Reprinted from EconLib
Many great movies are “based on a true story”—meaning some parts are true, but the details, even entire plotlines, are embellished with what is sometimes called “poetic license.”
Though it’s not on the big screen (yet), Christopher Leonard’s The Lords of Easy Money: How the Federal Reserve Broke the American Economy is the Hollywood version of monetary policy. Leonard explains the Federal Reserve’s activities with an engaging narrative that exposes many difficulties of setting monetary policy as well as the dangerous consequences when those policies are wrong. To do that, however, the author shoehorns complex economic issues into a simple storyline that gives many false impressions about the monetary and financial system.
Thomas Hoenig plays the hero in this story. During his time at the Federal Reserve Bank of Kansas City in the 1970s and 1980s, Hoenig witnessed banks expand their risky lending based on inflated prices and overly optimistic projections. By 1991, he rose to become the president of the regional reserve bank and served on the Federal Open Market Committee (FOMC), which decides the Fed’s monetary policy. Hoeing was later named vice chairman of the Federal Deposit Insurance Corporation (FDIC) where he championed stricter regulations for United States banks.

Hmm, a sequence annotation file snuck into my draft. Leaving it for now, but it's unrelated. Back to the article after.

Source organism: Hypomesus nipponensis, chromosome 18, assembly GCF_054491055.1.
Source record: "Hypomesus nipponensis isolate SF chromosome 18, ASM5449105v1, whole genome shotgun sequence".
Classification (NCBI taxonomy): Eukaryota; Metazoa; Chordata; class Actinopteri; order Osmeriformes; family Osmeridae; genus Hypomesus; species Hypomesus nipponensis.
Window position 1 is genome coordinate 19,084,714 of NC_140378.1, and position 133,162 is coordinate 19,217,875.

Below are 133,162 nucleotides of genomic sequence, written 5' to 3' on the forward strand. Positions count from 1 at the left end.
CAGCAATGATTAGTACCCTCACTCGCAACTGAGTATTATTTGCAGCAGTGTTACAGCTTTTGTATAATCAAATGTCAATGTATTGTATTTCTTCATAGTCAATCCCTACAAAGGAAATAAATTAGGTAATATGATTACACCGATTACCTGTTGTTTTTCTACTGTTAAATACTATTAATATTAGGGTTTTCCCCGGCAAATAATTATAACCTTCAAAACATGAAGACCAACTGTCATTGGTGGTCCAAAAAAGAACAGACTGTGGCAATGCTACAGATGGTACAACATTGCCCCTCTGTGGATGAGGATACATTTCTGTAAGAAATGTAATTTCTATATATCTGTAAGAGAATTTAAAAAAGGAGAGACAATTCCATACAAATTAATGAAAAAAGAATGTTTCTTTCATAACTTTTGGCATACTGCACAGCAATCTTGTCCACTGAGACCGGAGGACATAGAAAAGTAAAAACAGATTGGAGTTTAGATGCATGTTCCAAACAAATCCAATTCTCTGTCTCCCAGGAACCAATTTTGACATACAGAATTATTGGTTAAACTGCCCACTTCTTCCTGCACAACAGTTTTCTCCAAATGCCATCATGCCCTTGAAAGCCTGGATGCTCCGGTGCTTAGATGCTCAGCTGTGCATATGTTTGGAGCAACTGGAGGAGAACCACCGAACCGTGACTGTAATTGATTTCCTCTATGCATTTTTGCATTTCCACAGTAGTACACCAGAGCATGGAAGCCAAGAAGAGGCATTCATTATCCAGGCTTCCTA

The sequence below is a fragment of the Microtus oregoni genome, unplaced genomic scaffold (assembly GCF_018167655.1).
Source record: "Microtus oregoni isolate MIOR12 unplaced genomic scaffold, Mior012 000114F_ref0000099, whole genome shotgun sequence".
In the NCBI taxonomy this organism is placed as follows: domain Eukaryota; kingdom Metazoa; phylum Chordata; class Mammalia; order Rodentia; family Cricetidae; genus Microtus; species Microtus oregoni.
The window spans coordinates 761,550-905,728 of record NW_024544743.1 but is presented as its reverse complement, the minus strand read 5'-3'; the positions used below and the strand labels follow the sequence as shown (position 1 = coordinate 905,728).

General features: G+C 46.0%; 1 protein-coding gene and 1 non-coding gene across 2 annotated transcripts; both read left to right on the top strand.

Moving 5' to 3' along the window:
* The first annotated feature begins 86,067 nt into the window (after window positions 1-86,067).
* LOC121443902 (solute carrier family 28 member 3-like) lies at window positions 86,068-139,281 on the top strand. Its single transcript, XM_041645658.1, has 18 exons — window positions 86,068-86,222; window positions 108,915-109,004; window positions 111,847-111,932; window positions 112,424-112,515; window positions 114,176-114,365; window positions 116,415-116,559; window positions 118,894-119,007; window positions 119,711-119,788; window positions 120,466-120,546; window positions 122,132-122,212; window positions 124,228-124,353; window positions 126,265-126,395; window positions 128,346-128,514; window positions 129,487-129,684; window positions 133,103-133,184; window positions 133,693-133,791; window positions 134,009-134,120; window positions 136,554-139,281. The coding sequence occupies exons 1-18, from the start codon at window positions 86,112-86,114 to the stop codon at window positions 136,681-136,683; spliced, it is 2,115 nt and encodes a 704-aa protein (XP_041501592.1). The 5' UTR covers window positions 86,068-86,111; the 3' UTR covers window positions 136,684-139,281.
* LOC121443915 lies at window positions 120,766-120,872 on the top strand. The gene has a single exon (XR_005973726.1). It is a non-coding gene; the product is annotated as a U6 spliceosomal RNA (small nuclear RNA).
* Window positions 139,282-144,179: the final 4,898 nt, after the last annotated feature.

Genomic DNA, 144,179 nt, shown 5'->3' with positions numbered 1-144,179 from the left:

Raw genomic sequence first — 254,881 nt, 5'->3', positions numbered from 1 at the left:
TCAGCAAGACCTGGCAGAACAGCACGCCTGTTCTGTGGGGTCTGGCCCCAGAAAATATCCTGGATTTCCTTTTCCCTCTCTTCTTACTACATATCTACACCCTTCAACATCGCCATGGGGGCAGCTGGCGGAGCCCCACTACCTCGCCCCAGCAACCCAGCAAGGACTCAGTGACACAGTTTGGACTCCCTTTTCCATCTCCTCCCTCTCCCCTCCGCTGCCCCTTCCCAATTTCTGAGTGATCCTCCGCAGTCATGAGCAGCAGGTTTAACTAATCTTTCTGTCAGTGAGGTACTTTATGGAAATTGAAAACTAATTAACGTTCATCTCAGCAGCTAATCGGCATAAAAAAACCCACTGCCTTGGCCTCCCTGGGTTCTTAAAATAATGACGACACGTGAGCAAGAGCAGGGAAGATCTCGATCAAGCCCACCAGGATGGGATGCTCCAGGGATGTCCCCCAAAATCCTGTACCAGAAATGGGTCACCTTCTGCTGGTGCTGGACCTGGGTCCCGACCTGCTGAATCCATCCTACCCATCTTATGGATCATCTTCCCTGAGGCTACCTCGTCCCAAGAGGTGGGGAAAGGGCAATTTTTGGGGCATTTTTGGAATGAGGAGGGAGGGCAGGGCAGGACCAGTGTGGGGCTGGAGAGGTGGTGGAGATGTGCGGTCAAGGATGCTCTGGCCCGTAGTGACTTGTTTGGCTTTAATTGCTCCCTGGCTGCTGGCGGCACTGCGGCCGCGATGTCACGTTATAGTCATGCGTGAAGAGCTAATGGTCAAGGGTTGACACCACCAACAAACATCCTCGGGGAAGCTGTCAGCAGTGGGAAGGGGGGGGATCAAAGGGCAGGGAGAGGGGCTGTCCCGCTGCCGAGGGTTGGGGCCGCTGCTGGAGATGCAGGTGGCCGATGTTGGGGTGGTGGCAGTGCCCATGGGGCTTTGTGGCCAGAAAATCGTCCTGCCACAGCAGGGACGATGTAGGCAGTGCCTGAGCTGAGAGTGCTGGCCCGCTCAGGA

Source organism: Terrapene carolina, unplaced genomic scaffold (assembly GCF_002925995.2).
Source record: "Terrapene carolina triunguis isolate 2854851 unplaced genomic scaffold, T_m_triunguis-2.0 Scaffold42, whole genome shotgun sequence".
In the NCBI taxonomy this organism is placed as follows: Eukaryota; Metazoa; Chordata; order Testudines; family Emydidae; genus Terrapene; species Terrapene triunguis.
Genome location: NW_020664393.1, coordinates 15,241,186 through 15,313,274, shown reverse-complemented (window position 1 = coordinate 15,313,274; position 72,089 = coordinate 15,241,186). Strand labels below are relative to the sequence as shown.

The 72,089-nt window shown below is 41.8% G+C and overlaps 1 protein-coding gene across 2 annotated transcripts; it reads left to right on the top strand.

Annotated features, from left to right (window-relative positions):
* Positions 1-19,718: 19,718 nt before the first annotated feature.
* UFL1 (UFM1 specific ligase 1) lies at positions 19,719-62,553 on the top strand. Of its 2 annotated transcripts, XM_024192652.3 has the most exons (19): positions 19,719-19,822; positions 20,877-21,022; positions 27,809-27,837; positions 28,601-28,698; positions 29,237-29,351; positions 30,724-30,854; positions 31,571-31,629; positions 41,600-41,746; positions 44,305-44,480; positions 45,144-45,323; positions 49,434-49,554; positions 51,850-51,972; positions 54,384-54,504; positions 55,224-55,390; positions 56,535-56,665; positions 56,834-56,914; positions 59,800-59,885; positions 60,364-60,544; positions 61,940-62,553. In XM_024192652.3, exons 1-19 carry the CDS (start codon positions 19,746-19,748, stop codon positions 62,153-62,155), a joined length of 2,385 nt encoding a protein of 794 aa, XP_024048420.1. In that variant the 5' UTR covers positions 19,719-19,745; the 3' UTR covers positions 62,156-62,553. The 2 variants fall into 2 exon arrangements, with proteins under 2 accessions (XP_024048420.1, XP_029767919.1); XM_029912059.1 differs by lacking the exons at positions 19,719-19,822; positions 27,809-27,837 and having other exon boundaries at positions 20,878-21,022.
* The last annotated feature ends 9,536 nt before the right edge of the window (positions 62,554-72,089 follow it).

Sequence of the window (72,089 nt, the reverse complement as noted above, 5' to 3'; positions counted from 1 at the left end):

Current Federal Reserve Chair Jerome Powell, who began his career as a corporate attorney and investment banker before moving into private equity with the prestigious Carlyle Group, is cast as the villain. Leonard focuses on Powel’s work with the corporation Rexnord, which, in Leonard’s telling, was pushed to repeatedly increase leverage and cut costs until it was forced to lay off part of its United States workforce and move operations to a plant in Mexico. Leonard also documents Powell’s transition from a Fed Governor and an early critic of the first quantitative easing (QE) program to becoming the main advocate of such policies in his role as Fed chair since 2018.
The main focus of Lords of Easy Money is the Fed’s role in directing—or misdirecting—credit. As an independent central bank, the Fed’s objective is, or at least should be, to support the needs of trade and the financial system rather than influencing where funds are channeled and invested. Leonard explains in detail how excessively expansionary policy—particularly the massive monetary injections under QE—can seep into overleveraged financial markets, driving asset price inflation, reach for yield, and excessive risk taking.
The core of the book is dedicated to exposing the repeated cycle of the Fed driving financial risk through easy credit conditions and the buildup of risks across the entire financial system until the economy crashes into recession. Leonard blames Fed policy for a variety of economic and social ills, including an increasingly fragile financial system, heightened income inequality, even the off-shoring of manufacturing—an ongoing trend since the 1970s.